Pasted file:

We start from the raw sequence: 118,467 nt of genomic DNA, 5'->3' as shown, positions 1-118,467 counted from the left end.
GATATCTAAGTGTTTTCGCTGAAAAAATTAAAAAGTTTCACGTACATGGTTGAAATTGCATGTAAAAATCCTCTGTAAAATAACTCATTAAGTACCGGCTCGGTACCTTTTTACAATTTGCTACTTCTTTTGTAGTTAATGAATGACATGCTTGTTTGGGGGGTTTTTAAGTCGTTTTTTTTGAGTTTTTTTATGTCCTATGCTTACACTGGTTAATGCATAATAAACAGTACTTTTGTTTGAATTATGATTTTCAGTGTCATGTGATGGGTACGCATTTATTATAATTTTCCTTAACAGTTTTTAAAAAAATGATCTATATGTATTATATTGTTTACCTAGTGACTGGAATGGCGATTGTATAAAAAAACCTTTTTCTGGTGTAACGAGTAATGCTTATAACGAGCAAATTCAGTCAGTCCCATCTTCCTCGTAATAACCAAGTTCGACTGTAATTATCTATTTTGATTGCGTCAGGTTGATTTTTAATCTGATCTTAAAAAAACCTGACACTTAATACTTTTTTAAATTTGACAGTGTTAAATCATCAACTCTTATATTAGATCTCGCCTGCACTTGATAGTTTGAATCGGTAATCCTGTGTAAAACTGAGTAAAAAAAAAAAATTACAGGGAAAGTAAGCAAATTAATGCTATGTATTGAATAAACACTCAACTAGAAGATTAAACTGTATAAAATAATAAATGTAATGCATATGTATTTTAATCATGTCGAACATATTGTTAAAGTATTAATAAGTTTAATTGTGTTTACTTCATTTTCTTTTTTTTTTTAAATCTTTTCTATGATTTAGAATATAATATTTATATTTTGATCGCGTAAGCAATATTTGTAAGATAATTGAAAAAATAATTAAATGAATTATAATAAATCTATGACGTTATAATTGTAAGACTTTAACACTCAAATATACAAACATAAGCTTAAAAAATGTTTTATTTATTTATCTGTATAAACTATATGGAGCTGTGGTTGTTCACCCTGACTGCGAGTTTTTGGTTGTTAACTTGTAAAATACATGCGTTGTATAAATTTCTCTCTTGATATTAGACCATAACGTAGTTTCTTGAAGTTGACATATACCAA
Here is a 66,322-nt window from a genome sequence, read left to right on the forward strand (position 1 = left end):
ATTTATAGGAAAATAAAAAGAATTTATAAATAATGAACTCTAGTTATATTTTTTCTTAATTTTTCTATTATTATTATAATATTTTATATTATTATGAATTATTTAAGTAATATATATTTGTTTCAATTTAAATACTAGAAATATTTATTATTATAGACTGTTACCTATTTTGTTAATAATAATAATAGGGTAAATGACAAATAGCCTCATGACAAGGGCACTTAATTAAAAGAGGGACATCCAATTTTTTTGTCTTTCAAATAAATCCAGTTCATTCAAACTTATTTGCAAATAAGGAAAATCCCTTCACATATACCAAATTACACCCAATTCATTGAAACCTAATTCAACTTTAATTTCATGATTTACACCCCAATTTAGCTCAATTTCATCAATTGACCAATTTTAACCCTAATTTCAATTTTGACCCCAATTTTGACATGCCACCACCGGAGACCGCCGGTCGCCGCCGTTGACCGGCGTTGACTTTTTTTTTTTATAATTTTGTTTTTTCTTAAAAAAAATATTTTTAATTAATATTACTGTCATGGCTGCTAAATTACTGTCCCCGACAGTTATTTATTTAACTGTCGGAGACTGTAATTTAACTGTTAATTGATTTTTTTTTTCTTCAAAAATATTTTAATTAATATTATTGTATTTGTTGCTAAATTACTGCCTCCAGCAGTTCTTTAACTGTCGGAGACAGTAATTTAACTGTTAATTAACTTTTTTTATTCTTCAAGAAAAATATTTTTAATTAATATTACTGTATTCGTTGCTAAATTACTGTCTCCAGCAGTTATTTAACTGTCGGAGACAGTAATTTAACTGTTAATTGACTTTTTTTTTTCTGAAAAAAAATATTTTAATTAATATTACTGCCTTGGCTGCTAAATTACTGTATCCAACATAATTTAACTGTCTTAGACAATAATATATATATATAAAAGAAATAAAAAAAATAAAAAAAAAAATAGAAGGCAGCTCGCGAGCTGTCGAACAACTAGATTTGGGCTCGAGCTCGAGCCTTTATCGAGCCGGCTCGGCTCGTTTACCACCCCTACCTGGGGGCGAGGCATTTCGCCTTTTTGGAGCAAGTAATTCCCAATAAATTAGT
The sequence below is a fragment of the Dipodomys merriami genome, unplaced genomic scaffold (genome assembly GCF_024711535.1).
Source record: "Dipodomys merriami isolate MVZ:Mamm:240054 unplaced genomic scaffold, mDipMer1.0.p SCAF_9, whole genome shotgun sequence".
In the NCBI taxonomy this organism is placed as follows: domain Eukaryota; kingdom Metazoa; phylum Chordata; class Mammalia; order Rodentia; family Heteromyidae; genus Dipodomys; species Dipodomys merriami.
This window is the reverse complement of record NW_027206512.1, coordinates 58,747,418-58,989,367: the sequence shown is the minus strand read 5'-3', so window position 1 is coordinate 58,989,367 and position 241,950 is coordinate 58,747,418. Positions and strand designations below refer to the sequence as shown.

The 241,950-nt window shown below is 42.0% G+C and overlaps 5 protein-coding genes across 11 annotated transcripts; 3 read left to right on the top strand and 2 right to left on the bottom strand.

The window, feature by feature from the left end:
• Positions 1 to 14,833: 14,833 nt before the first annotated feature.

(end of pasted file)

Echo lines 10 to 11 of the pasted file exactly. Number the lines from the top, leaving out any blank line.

The window, feature by feature from the left end:
• Positions 1 to 14,833: 14,833 nt before the first annotated feature.